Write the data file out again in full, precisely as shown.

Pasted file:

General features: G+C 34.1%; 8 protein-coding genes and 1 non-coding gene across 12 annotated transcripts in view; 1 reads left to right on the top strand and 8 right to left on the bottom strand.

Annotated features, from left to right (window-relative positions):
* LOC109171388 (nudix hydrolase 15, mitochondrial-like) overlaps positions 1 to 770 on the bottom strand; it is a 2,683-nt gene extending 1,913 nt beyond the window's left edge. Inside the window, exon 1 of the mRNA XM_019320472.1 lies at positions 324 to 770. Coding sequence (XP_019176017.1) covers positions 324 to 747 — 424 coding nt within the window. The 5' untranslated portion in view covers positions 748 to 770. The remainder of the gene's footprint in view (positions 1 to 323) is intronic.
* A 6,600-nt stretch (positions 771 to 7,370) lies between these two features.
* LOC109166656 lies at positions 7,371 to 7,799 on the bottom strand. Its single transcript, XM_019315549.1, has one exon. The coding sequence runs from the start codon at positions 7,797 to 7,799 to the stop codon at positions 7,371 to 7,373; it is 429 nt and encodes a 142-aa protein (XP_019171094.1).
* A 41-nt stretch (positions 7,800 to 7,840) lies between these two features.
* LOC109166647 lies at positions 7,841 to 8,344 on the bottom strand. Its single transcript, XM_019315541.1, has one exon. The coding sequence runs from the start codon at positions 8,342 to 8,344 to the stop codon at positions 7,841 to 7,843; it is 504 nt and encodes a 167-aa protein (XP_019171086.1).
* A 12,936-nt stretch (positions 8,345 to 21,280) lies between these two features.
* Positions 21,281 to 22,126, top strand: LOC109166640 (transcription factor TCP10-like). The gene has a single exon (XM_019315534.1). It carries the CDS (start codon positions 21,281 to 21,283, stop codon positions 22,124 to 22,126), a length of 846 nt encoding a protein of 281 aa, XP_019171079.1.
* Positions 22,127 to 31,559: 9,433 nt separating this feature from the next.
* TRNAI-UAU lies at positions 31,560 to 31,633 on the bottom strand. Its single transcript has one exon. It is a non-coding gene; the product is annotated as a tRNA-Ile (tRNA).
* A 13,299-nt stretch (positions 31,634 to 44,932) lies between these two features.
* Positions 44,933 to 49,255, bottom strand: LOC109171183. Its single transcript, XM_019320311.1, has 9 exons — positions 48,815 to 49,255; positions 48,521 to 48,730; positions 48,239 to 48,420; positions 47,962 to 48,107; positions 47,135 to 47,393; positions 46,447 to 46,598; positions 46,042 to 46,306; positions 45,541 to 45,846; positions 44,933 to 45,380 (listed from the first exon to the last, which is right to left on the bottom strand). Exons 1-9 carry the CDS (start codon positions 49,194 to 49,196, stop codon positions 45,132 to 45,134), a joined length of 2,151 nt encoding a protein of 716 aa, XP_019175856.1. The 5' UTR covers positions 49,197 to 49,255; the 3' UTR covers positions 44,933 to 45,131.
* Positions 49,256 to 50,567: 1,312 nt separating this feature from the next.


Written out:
General features: G+C 34.1%; 8 protein-coding genes and 1 non-coding gene across 12 annotated transcripts in view; 1 reads left to right on the top strand and 8 right to left on the bottom strand.

Annotated features, from left to right (window-relative positions):
* LOC109171388 (nudix hydrolase 15, mitochondrial-like) overlaps positions 1 to 770 on the bottom strand; it is a 2,683-nt gene extending 1,913 nt beyond the window's left edge. Inside the window, exon 1 of the mRNA XM_019320472.1 lies at positions 324 to 770. Coding sequence (XP_019176017.1) covers positions 324 to 747 — 424 coding nt within the window. The 5' untranslated portion in view covers positions 748 to 770. The remainder of the gene's footprint in view (positions 1 to 323) is intronic.
* A 6,600-nt stretch (positions 771 to 7,370) lies between these two features.
* LOC109166656 lies at positions 7,371 to 7,799 on the bottom strand. Its single transcript, XM_019315549.1, has one exon. The coding sequence runs from the start codon at positions 7,797 to 7,799 to the stop codon at positions 7,371 to 7,373; it is 429 nt and encodes a 142-aa protein (XP_019171094.1).
* A 41-nt stretch (positions 7,800 to 7,840) lies between these two features.
* LOC109166647 lies at positions 7,841 to 8,344 on the bottom strand. Its single transcript, XM_019315541.1, has one exon. The coding sequence runs from the start codon at positions 8,342 to 8,344 to the stop codon at positions 7,841 to 7,843; it is 504 nt and encodes a 167-aa protein (XP_019171086.1).
* A 12,936-nt stretch (positions 8,345 to 21,280) lies between these two features.
* Positions 21,281 to 22,126, top strand: LOC109166640 (transcription factor TCP10-like). The gene has a single exon (XM_019315534.1). It carries the CDS (start codon positions 21,281 to 21,283, stop codon positions 22,124 to 22,126), a length of 846 nt encoding a protein of 281 aa, XP_019171079.1.
* Positions 22,127 to 31,559: 9,433 nt separating this feature from the next.
* TRNAI-UAU lies at positions 31,560 to 31,633 on the bottom strand. Its single transcript has one exon. It is a non-coding gene; the product is annotated as a tRNA-Ile (tRNA).
* A 13,299-nt stretch (positions 31,634 to 44,932) lies between these two features.
* Positions 44,933 to 49,255, bottom strand: LOC109171183. Its single transcript, XM_019320311.1, has 9 exons — positions 48,815 to 49,255; positions 48,521 to 48,730; positions 48,239 to 48,420; positions 47,962 to 48,107; positions 47,135 to 47,393; positions 46,447 to 46,598; positions 46,042 to 46,306; positions 45,541 to 45,846; positions 44,933 to 45,380 (listed from the first exon to the last, which is right to left on the bottom strand). Exons 1-9 carry the CDS (start codon positions 49,194 to 49,196, stop codon positions 45,132 to 45,134), a joined length of 2,151 nt encoding a protein of 716 aa, XP_019175856.1. The 5' UTR covers positions 49,197 to 49,255; the 3' UTR covers positions 44,933 to 45,131.
* Positions 49,256 to 50,567: 1,312 nt separating this feature from the next.